Diabolic Garden by Ichigo Shiraki


Diabolic Garden is pretty much everything I would NEVER chose to read on my own.

But, once again, I decided to press the “Surprise Me” button on MangaPanda to see what it might find for me.  When this popped up, I thought, ‘No way!’

The art style was a big turn off and it had that label ‘comedy’ which is my least favorite.  I actually moved my cursor to hover over the button again, thinking I’d just try again,  but then I noticed that the manga looked to be complete at 10 chapters, so I thought ‘I can read ten chapters in one sitting, so why not?”

What a phenomenally bad idea.

Plus, this is another one of those manga that people just stopped scanlating. MyAnimeList.net tells me that what I have is about half the completed story.

In another weird turn of events, all the information I could find about this manga is in French.  According to the French Wikipedia (which Google helpfully translated for me): “The French version is published by Ki-oon in three volumes released between November 2010 and May 2011.”

So, you know how we’re always saying so-and-so is ‘big in Japan’?  Well, apparently, in Japan, Ichigo Shiraki is saying, “I’m big in France, you know.”





The manga starts with a fake-out.

The first few pages looks like we’re starting middle-battle in some fantasy fairy land, but it turns out that what we’re reading is a manga being presented to an editor of Monthly Gothic Fantasy by a high schooler/wannabe mangaka named Makimura Kotone.  The editor tells Makimura that she needs some fresh ideas.  Her stories are getting repetitive.


I tend to actually really enjoy manga about mangaka.  I read all 21 volumes of Bakuman and watched the entire first season of Gekkan Shoujo Nozaki-Kun (which is also a manga that you can read here: http://www.mangahere.co/manga/gekkan_shoujo_nozaki_kun/.) I also really loved the anime of Barakamon, even though that one is about a professional calligrapher, not a mangaka, per se.  For reasons, I tend to find the writing/artistic life–particularly struggles within the industry–endlessly fascinating.

Thus, at this point, I thought ‘oh, okay, maybe this won’t be so bad.’

While wandering around town, trying to think up ideas for her gothic fantasy manga, Makimura stumbles across a spooky-looking teashop.


Yes, they sell TEA, not books….

Here, Makimura meets the mysterious Tsukasa, his clown-like demon doll assistant Kanon, and uncovers the secret garden of Hell plants.  For reasons of plot, Makimura breaks into the garden uninvited and accidentally ingests some Hell-devil fruit in the garden, which she mistakes for a strawberry (I see what you did there with your name, Shiraki-sensei!)  The side-effect of this devil fruit is that Makimura now exudes the odor of the very tastiest in demon food, which of course makes her deeply attractive to them.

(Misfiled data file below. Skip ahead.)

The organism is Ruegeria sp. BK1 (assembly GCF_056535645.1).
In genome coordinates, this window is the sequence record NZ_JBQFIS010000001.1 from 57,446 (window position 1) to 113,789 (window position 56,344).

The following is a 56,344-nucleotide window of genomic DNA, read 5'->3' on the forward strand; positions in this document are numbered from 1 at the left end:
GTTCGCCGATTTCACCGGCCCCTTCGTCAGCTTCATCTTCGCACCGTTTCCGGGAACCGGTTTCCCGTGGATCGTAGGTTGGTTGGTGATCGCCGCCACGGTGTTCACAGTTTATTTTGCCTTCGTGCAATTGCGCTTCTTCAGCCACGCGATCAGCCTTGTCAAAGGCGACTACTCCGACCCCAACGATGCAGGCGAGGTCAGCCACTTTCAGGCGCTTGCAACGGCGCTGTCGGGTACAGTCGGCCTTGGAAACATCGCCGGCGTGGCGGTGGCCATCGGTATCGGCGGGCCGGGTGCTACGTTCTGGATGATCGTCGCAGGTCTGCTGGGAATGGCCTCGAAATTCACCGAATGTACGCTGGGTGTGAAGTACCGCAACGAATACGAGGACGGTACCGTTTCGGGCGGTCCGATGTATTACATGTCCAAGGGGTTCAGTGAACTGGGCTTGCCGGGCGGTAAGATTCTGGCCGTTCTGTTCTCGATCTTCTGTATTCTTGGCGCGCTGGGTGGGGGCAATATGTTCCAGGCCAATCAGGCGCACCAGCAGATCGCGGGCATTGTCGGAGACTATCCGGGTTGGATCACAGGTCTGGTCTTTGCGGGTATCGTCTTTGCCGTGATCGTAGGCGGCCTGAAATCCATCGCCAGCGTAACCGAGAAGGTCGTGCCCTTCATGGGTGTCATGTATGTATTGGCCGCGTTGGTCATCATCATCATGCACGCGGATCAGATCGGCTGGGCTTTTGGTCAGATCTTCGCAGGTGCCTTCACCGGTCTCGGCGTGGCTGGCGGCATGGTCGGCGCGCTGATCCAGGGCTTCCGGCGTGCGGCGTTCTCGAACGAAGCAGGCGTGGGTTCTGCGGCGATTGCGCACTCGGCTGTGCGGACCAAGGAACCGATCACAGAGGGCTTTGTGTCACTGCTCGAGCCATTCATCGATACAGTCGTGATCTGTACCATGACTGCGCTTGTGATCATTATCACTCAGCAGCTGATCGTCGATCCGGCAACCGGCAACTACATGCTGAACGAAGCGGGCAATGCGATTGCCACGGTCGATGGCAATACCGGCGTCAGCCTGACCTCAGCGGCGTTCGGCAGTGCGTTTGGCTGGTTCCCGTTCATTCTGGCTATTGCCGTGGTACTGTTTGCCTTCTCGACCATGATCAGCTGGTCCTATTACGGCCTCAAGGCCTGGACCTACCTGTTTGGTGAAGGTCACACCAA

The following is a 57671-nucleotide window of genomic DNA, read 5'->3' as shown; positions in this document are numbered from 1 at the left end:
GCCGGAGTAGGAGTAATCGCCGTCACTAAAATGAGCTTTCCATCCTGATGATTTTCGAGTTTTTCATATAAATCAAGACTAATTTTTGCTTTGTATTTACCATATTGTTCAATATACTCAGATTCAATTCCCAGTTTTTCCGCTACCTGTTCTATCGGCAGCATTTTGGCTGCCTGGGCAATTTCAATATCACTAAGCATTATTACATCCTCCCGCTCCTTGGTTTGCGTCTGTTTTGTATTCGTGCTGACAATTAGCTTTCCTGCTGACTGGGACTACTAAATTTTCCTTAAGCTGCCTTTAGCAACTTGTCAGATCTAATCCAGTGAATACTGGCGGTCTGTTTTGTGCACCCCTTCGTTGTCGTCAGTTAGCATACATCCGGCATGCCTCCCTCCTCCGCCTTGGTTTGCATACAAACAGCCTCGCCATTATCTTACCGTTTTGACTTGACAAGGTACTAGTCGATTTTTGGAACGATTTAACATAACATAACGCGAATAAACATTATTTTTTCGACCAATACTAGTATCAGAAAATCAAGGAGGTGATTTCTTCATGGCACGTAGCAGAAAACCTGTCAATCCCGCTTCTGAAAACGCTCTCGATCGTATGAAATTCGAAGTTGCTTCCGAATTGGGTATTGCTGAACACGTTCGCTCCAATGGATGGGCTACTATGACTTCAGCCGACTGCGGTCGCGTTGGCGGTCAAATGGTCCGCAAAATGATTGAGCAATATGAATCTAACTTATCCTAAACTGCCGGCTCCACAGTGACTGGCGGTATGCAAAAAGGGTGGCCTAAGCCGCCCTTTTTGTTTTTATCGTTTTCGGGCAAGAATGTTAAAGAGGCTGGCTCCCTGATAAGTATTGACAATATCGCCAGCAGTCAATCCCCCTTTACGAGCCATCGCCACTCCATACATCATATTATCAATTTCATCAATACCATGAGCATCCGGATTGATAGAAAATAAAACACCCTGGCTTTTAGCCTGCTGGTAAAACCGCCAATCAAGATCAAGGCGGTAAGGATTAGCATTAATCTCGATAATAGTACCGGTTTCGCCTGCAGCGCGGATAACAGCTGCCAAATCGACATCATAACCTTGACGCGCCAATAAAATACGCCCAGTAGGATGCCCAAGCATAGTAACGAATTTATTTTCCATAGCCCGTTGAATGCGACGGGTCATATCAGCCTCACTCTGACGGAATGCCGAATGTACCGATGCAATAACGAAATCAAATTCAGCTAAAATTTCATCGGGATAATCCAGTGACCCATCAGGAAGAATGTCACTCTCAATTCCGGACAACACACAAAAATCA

This is actually kind of bonus for Tsukasa, whom Makimura instantly crushed out on, but who previously had zero interest in her.  Turns out the tea shop isn’t exactly popular among humans, given that most of Tsukasa’s concoctions taste like crap to us, and so he makes his living as a demon hunter.

All those books you see? They’re actually sealed demons.


Um, yeah, that’s not vaguely horrifying at all, why do you ask?

The next several chapters involve ways in which Makimura gets herself into trouble with various demons and Tsukasa gets her out.  At the end of chapter five, we meet up with the local boss demon and his mouse yokai assistant, Geschtalt.

Geschtalt is kind of a classic bumbling demon assistant, who generally doesn’t have a bad heart, except for the fact that he’s working for the bad guys, you know? Plus, he turns into an adorably fat little mouse. What’s not to love?


Weirdly, this guy was one of my favorites. I blame Stockholm Syndrome at this point.

Turns out that it was good that I didn’t invest a lot of my energy into Makimura’s character because for the next four chapters, she completely disappears.  Her storyline gets entirely dropped and instead we follow Tsukasa’s younger sister as she, the mouse, and the clown doll demon attempt to infiltrate a Goth rock band that’s been infested by a demon, who has been leeching life-energy from the bands’ followers.  Luckily, the Goth band is holding a contest for a fan-band opening act, and it just so happens that Tsukasa’s younger sister is an expert vocalist who specializes in Goth glam music.

The series ends just as our heroes get on stage to do their audition piece to hopefully impress the demon band.

I probably would have kept reading to the end, despite myself. As you can tell from my review, there were things I thought were moderately nifty about the universe of Diabolic Garden.  What I’m not focusing on, however, is the so-called comedy.

Humor is one of those things that doesn’t translate terribly well.

I get that.  So, milage may vary.  For me, a lot of the humorous moments in this manga fell flat.  For whatever reason, a lot of the humor in Diabolic Garden is of the sort where one character basically says something cold or cutting to other character… and so the humor seems biting and unkind.  I’ve run across this kind of humor before, particularly in Tactics. I get that it’s supposed to be funny from the reactions of the other characters, but it always leaves me cold, and certainly not in stitches.

Because I failed the humor, there was a good half of this manga that I didn’t appreciate at all. Also, I didn’t find Tsukasa hot in any way, shape, or form, so I failed the romance, too.  The supernatural stuff–now that kind of almost worked for me.

So, would I recommend it?

Maybe if you’re French.


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